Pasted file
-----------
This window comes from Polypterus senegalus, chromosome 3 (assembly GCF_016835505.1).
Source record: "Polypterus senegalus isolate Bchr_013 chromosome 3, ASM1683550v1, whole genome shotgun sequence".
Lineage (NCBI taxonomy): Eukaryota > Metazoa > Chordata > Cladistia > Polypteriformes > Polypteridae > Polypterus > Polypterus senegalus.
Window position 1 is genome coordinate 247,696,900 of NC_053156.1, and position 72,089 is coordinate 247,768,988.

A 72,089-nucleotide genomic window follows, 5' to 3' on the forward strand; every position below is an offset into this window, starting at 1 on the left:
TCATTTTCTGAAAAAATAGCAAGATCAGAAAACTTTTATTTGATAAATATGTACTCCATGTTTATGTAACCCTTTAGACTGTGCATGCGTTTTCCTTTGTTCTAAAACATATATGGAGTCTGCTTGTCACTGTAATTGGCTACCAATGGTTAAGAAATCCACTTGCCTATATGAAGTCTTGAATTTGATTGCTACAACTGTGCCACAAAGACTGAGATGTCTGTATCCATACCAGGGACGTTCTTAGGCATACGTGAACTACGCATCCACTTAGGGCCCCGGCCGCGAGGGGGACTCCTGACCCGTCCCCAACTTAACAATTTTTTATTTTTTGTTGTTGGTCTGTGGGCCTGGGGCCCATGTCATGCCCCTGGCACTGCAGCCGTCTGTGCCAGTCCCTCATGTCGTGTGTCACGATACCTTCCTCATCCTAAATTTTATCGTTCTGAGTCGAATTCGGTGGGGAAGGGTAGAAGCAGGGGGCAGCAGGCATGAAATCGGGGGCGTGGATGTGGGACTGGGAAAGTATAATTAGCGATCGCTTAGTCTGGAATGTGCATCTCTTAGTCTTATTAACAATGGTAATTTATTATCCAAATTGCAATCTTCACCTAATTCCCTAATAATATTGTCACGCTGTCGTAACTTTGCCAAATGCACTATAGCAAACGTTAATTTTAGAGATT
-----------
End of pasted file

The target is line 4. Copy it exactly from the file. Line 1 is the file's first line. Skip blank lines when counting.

Window position 1 is genome coordinate 247,696,900 of NC_053156.1, and position 72,089 is coordinate 247,768,988.